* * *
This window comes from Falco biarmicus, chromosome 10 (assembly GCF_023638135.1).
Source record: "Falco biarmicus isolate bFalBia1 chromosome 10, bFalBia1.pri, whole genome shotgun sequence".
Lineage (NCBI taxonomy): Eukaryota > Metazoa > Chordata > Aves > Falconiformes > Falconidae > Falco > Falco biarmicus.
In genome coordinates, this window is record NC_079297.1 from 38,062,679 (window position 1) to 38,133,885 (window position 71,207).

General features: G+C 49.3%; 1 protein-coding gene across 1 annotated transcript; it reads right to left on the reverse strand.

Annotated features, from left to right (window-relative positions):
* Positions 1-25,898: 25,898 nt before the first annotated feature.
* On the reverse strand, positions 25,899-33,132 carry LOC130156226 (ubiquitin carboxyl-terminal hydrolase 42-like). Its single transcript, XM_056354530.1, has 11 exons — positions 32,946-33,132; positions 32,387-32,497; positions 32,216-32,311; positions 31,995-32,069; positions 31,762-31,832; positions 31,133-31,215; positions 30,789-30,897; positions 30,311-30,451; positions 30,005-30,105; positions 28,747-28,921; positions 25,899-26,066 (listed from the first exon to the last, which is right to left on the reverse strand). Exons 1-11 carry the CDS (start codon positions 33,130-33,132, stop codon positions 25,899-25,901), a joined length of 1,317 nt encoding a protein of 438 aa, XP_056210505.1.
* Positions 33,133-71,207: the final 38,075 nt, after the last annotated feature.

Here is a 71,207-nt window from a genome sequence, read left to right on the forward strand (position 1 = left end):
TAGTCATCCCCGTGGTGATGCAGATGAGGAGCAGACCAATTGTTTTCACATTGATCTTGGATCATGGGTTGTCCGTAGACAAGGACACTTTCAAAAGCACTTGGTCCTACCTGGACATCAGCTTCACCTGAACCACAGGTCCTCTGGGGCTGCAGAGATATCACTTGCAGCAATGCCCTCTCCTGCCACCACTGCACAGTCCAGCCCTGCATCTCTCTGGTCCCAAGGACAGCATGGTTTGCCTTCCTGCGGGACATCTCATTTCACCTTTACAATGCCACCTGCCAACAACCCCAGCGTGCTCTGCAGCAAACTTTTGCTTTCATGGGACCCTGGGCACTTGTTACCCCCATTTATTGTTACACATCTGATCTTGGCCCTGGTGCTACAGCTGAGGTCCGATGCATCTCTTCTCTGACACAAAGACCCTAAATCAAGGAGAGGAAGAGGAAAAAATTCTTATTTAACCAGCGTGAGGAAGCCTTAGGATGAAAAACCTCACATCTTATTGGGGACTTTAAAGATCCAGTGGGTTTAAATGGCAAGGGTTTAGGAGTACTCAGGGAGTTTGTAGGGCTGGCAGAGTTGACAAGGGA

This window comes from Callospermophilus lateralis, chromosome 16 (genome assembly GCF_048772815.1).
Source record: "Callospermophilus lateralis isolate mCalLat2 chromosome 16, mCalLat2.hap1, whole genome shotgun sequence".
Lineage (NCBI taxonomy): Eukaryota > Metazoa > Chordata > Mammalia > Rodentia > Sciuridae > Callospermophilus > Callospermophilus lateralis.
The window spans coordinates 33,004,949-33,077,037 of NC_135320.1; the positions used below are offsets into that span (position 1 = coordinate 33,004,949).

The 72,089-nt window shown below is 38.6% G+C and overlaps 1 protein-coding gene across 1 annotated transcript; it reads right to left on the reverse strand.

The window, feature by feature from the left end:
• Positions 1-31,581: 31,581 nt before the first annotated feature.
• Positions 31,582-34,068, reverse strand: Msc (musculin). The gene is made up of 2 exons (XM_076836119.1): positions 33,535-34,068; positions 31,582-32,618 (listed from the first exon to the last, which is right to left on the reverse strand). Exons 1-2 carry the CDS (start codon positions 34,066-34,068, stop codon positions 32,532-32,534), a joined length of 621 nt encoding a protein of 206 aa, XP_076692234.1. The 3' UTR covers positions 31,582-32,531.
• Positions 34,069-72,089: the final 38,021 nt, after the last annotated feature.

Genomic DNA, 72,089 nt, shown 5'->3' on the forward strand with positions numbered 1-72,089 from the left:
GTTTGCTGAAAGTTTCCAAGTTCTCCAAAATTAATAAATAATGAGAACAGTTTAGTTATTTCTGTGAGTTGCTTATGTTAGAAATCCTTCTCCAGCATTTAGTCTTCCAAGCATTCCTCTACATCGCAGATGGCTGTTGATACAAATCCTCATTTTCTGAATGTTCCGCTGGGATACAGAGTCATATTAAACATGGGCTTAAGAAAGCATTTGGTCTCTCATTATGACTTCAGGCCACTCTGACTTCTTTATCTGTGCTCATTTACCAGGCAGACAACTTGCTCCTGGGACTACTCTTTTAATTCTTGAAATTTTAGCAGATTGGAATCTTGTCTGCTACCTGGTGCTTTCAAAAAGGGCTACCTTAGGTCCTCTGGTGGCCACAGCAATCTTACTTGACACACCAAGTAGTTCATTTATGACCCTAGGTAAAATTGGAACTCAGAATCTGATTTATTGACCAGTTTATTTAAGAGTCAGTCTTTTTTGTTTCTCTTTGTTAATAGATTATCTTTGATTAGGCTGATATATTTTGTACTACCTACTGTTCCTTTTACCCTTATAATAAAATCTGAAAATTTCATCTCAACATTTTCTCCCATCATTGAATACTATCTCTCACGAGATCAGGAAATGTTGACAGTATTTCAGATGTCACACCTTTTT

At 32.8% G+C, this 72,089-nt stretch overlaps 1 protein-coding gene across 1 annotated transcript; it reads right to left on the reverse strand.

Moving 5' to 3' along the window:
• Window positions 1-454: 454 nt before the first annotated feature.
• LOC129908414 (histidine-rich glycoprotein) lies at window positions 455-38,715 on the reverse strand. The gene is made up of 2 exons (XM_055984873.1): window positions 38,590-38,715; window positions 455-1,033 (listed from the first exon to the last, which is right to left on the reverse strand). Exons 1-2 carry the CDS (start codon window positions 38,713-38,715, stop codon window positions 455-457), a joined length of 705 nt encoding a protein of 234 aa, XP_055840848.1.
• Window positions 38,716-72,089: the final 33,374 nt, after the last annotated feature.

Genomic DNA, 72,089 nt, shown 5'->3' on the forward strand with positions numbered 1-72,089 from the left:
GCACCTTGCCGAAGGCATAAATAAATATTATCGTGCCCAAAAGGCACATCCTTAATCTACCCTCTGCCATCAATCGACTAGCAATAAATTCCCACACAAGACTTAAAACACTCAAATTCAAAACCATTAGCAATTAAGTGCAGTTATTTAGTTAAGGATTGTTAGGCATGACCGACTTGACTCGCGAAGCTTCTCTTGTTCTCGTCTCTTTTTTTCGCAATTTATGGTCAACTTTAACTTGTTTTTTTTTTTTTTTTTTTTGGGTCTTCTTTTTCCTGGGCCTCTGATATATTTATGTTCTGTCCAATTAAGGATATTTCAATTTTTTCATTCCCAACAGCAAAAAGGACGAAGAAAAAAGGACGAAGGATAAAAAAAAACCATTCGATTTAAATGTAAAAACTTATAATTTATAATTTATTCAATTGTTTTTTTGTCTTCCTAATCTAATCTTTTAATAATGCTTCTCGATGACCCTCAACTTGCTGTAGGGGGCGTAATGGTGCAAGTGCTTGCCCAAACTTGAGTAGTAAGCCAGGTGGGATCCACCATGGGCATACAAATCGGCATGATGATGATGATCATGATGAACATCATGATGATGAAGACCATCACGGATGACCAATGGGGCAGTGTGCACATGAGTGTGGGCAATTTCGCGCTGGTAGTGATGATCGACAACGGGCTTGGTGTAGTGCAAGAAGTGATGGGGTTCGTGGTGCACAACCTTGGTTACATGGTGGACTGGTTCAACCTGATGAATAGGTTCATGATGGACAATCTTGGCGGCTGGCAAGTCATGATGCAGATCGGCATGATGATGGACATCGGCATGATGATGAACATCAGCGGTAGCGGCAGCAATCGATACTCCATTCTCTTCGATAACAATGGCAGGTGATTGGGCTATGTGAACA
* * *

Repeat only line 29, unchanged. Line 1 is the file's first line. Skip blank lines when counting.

GCACCTTGCCGAAGGCATAAATAAATATTATCGTGCCCAAAAGGCACATCCTTAATCTACCCTCTGCCATCAATCGACTAGCAATAAATTCCCACACAAGACTTAAAACACTCAAATTCAAAACCATTAGCAATTAAGTGCAGTTATTTAGTTAAGGATTGTTAGGCATGACCGACTTGACTCGCGAAGCTTCTCTTGTTCTCGTCTCTTTTTTTCGCAATTTATGGTCAACTTTAACTTGTTTTTTTTTTTTTTTTTTTTGGGTCTTCTTTTTCCTGGGCCTCTGATATATTTATGTTCTGTCCAATTAAGGATATTTCAATTTTTTCATTCCCAACAGCAAAAAGGACGAAGAAAAAAGGACGAAGGATAAAAAAAAACCATTCGATTTAAATGTAAAAACTTATAATTTATAATTTATTCAATTGTTTTTTTGTCTTCCTAATCTAATCTTTTAATAATGCTTCTCGATGACCCTCAACTTGCTGTAGGGGGCGTAATGGTGCAAGTGCTTGCCCAAACTTGAGTAGTAAGCCAGGTGGGATCCACCATGGGCATACAAATCGGCATGATGATGATGATCATGATGAACATCATGATGATGAAGACCATCACGGATGACCAATGGGGCAGTGTGCACATGAGTGTGGGCAATTTCGCGCTGGTAGTGATGATCGACAACGGGCTTGGTGTAGTGCAAGAAGTGATGGGGTTCGTGGTGCACAACCTTGGTTACATGGTGGACTGGTTCAACCTGATGAATAGGTTCATGATGGACAATCTTGGCGGCTGGCAAGTCATGATGCAGATCGGCATGATGATGGACATCGGCATGATGATGAACATCAGCGGTAGCGGCAGCAATCGATACTCCATTCTCTTCGATAACAATGGCAGGTGATTGGGCTATGTGAACA